A bipartisan group of senators is introducing a new bill aimed at shoring up rail safety in the aftermath of the toxic Norfolk Southern train derailment disaster in East Palestine, Ohio.
The introduction of the legislation on Wednesday comes ahead of a critical hearing set for next week with Norfolk Southern CEO Alan Shaw, who has agreed to testify before the Senate Environment and Public Works Committee, according to a source familiar with the matter.
The Railway Safety Act of 2023 will be introduced by Republican Sens. JD Vance of Ohio, Marco Rubio of Florida and Josh Hawley of Missouri, and Democratic Sens. Sherrod Brown of Ohio, and Bob Casey and John Fetterman of Pennsylvania.
The bill includes a number of provisions to boost safety procedures to prevent future incidents, including “new safety requirements and procedures for trains carrying hazardous materials like vinyl chloride,” a requirement for advance notice from railways to state emergency response officials about what their trains are carrying, requirements to prevent blocked railway crossings and new rules for train size and weight, according to a statement from the senators.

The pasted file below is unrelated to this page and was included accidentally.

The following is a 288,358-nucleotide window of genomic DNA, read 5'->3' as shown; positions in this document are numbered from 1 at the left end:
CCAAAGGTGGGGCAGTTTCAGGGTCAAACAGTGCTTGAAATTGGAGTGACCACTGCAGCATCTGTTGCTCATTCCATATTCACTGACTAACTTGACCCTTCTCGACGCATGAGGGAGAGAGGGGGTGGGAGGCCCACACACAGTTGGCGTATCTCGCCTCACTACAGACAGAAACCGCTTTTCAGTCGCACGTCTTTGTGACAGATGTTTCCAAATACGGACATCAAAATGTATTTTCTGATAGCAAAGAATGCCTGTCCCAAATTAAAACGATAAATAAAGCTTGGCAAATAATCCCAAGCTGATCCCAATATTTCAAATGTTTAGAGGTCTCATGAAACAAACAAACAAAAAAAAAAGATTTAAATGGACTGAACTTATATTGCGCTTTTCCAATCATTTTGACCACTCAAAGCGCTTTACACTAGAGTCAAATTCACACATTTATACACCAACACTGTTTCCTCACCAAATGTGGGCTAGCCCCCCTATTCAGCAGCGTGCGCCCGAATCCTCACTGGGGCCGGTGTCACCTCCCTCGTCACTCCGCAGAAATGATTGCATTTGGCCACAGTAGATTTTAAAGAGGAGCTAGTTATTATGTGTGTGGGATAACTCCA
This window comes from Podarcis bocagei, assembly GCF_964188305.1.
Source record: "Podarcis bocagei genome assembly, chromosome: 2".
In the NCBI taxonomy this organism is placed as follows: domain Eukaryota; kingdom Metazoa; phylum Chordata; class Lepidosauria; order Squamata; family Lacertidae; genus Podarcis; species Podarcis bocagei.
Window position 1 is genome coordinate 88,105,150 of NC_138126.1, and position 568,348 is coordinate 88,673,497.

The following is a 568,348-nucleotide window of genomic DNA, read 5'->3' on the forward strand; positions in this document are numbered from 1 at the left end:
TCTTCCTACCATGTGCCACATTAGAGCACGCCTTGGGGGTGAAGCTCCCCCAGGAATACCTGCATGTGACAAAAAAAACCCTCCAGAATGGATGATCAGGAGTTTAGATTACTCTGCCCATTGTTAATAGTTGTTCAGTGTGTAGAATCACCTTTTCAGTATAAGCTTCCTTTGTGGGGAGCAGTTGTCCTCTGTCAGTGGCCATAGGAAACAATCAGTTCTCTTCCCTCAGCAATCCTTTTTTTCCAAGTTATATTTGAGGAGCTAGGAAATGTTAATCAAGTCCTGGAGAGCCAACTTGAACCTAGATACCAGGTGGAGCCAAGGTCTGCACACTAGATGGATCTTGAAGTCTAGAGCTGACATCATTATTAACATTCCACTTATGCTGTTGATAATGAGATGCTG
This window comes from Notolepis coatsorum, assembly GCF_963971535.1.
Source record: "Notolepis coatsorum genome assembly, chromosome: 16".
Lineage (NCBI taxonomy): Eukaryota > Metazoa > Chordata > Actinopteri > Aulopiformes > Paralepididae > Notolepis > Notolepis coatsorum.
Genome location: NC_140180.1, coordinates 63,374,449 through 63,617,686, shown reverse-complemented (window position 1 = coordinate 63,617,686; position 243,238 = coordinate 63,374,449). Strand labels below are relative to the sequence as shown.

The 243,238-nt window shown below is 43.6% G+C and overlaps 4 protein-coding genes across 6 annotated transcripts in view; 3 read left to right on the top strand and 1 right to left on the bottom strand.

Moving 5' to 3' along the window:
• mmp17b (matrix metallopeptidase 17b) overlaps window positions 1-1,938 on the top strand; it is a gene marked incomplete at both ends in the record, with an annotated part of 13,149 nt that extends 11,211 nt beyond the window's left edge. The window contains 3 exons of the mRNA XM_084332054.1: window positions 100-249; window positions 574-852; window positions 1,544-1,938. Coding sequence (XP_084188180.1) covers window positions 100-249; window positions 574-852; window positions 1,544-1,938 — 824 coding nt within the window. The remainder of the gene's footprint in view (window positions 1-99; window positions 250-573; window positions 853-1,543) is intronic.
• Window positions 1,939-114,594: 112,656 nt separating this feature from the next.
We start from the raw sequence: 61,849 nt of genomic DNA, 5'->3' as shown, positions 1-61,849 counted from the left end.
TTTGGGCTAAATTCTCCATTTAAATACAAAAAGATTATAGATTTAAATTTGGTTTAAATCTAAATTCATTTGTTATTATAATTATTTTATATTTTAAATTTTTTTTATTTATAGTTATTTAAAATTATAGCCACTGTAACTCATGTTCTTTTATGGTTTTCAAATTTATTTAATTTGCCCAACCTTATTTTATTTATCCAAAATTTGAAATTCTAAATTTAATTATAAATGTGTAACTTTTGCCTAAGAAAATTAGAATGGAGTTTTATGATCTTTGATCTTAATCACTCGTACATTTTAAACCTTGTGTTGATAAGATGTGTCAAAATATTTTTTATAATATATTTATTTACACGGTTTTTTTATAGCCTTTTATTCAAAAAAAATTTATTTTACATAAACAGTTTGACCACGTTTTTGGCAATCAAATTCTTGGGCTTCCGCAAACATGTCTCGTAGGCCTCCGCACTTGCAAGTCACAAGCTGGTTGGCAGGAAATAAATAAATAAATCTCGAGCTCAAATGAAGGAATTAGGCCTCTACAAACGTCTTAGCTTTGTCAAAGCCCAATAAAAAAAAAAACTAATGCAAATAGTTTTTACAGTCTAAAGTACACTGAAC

The bill also addresses the risk of wheel bearing failures by ramping up detection and inspection. It has a provision requiring “well-trained, two person crews aboard every train.” And it boosts the maximum fines for rail carriers for wrongdoing.
The legislation also increases grants for HAZMAT training and Federal Railroad Administration research and development, as well as funding for the Pipeline and Hazardous Materials Safety Administration’s development of tank car safety features.
The Biden administration has advocated for similar reforms to the rail industry, calling for congressional action as it faces criticism of its handling of the derailment.
“We’re focusing on lessons learned when it comes to rail safety,” Transportation Secretary Pete Buttigieg told CNN on Tuesday, shifting blame to the rail industry for “(wielding) a lot of power in Washington.”
Buttigieg pointed to specific legislative actions the administration is looking for: raising the cap on fines for rail companies for safety violations, accelerating the timeline for bringing in fortified tank cars that are less likely to spill when there’s a derailment, and giving the Transportation Department “a freer hand on things like breaking regulations and regulations on hazardous material transportation.”
Buttigieg has also called on rail companies to “join a close call reporting system that protects whistleblowers who spot issues that could lead to accidents,” noting that as of “right now, not one freight railroad company participates.”
This story has been updated with additional developments.